South West Wales

Opinions sought over beaver reintroduction in Wales

European Beaver Image copyright Getty Images
Image caption Beavers have been reintroduced in Scotland and England

Members of the public will be asked to have their say on plans to reintroduce beavers into the Welsh countryside.

Depending on the level of response and issues raised, a final decision could come before the end of the year.

Supporters of the plan believe they will bring environmental and economic benefits, but others remain unconvinced.

Beavers were once native to Britain but were hunted to extinction for their fur in the Middle Ages.

The animal has been reintroduced into Scotland and England in recent years and Natural Resources Wales (NRW) is currently considering an application for a licence to release ten pairs of beavers into the River Cowyn in Carmarthenshire.

The application has been submitted by Wildlife Trusts Wales and the Carmarthenshire-based Bevis Trust, which has three families of beavers penned on its land ready to be released.

'Natural filters'

Bevis Trust founder Nick Fox believes the experience of beaver reintroduction elsewhere proves that the animals will bring big benefits to the Welsh countryside.

He told BBC Radio Wales' Eye on Wales programme: "Beavers have a key role to play in the ecosystem. They build dams in the slower-flowing small rivers - not in big rivers - and those dams act as natural filters for pollutants and sediment."

The River Cowyn has been identified as suitable for a trial release of beavers as it is relatively small and self-contained, with plenty of food and scope for any population to expand.

The licence would be for five years; long enough - hope the Bevis Trust and Wildlife Trust Wales - to establish a "pioneer foothold" for the beaver in Wales.

Image copyright laurie campbell
Image caption Beavers were hunted to extinction in Britain in the 16th Century

Alicia Leow-Dyke, who oversees the Welsh Beaver Project for Wildlife Trusts Wales, argued beavers would help improve biodiversity.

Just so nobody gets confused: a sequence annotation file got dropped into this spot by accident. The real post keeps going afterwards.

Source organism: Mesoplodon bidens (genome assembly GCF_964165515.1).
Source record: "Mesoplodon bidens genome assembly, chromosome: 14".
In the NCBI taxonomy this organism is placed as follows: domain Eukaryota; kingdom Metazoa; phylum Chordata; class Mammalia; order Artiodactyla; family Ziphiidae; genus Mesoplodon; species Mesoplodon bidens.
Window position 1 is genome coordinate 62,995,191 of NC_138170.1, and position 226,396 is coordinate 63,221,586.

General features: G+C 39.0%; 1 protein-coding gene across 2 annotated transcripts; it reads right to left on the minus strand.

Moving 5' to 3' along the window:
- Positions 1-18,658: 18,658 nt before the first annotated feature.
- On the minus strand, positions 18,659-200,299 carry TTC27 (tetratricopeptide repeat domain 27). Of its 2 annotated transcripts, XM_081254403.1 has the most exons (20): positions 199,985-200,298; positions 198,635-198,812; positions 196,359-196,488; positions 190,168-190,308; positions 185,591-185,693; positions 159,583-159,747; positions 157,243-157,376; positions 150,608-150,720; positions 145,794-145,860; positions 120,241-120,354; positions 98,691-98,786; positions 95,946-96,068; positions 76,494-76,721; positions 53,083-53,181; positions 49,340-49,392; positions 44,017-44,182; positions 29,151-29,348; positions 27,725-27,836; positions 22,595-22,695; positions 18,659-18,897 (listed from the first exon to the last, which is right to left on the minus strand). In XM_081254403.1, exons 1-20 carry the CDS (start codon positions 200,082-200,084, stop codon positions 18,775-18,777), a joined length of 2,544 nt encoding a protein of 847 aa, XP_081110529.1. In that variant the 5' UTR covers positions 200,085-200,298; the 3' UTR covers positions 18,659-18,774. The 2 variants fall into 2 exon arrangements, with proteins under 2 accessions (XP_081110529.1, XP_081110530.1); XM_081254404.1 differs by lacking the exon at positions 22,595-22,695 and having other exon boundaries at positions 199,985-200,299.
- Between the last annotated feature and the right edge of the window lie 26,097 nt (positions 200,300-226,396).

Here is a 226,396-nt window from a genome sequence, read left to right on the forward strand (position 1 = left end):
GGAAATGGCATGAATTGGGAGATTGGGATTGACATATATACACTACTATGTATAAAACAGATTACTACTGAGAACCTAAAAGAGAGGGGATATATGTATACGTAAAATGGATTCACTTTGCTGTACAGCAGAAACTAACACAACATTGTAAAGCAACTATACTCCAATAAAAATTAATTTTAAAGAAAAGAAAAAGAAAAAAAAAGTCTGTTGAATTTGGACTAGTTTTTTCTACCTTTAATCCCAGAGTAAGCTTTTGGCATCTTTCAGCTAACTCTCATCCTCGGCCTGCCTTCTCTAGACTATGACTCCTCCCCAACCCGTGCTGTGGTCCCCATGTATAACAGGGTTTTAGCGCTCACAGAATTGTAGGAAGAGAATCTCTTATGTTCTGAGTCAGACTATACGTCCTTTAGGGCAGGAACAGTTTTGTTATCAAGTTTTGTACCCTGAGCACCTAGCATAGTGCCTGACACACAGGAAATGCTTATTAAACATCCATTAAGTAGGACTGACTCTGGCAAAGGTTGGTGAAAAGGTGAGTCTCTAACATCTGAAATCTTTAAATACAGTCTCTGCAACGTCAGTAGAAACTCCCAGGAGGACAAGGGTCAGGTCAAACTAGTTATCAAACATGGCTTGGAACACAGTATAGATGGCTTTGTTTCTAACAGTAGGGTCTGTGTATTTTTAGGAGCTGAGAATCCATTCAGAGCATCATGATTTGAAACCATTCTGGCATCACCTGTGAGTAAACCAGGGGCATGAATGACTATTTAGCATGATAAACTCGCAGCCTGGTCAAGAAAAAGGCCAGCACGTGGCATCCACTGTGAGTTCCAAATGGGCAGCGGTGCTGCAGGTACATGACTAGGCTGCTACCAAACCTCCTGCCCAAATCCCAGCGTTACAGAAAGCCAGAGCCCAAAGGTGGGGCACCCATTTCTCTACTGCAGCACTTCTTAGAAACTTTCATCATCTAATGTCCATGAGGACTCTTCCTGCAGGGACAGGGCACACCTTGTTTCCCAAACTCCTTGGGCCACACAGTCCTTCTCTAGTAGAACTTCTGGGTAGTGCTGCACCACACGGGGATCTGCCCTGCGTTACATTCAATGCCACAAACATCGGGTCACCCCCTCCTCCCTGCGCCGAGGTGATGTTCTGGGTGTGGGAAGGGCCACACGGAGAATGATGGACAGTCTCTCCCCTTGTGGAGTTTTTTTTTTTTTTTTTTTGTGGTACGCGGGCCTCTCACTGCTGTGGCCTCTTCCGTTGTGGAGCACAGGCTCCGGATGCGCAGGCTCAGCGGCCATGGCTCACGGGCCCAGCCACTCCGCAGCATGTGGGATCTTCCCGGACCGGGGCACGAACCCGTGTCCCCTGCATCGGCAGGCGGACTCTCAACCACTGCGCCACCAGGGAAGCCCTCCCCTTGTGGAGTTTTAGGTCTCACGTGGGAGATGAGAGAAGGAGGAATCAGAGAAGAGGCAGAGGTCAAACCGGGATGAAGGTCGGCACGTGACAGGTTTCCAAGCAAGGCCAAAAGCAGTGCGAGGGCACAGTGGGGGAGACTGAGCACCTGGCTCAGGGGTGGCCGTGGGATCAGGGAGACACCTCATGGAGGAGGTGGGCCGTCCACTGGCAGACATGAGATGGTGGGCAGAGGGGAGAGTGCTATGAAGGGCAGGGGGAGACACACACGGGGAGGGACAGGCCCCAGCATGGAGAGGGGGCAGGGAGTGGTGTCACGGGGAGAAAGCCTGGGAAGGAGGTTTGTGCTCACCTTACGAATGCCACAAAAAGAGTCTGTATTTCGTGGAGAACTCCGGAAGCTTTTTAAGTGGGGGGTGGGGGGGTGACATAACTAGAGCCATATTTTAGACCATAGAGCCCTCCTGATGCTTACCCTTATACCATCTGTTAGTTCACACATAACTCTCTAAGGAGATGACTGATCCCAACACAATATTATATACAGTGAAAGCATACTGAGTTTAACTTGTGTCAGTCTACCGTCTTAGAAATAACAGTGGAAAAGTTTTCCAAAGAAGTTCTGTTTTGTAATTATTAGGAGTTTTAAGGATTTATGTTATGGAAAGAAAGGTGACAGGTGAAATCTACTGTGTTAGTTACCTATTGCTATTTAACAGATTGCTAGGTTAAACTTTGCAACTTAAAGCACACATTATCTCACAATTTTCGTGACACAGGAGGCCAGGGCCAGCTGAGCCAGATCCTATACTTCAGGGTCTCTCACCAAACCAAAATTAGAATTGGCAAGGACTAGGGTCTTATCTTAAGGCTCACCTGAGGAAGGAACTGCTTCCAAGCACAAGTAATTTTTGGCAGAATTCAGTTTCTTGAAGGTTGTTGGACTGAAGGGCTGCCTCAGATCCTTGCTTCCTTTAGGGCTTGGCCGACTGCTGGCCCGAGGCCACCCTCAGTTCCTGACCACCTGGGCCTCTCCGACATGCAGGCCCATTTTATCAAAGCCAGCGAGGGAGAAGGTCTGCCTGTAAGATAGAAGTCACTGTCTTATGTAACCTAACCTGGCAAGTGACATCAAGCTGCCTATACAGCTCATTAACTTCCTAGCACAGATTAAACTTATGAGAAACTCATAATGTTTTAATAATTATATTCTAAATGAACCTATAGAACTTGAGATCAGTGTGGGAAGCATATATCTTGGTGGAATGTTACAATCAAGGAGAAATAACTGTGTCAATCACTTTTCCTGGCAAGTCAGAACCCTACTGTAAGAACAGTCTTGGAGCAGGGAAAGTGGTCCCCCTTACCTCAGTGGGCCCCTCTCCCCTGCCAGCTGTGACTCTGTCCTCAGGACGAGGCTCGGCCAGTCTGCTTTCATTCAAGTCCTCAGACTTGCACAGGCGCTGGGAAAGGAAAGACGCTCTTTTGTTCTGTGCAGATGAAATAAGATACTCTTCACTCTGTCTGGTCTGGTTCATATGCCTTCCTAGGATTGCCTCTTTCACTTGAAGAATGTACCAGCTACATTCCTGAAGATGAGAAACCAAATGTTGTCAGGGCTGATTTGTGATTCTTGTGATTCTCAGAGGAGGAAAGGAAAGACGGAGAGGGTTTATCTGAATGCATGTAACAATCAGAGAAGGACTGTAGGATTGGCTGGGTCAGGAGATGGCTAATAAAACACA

"Many studies have shown that where you have beavers you have a much richer biodiversity, you have a mosaic of different habitats - and that's possibly something we have lost in the United Kingdom," she added.

But Mark Lloyd, the chief executive of the Angling Trust, is not convinced that now is the right time to be considering such a project.

"There are lots of other really pressing priorities for the water environment that NRW should be focussing on rather than pet projects that are really "nice to have" but it's not clear what the benefits are," he said.

Beavers are herbivores. During the summer they will eat all manner of plants while willow is a big part of their diet during the winter. They will also fell other trees to make their dams.

Liverworts and lichens

That is a concern for botanist Ray Woods, who has visited the River Otter in Devon where beavers are now in residence under licence.

"I asked the question, "What are they eating" and they just said, "Sorry Ray, we don't know". What's been the impact on all these masses of mosses and liverworts and lichens that are absolutely bang full of useful pharmaceuticals?"

NRW has completed its initial assessment of the licence application and asked for some further information for the Bevis Trust and Wildlife Trusts Wales.

Once that has been received there will be a short consultation. Depending on the level of response and issues raised, a final decision could come before the end of the year.

Eye on Wales is on BBC Radio Wales, at 18.30 BST on Sunday, 15 October.

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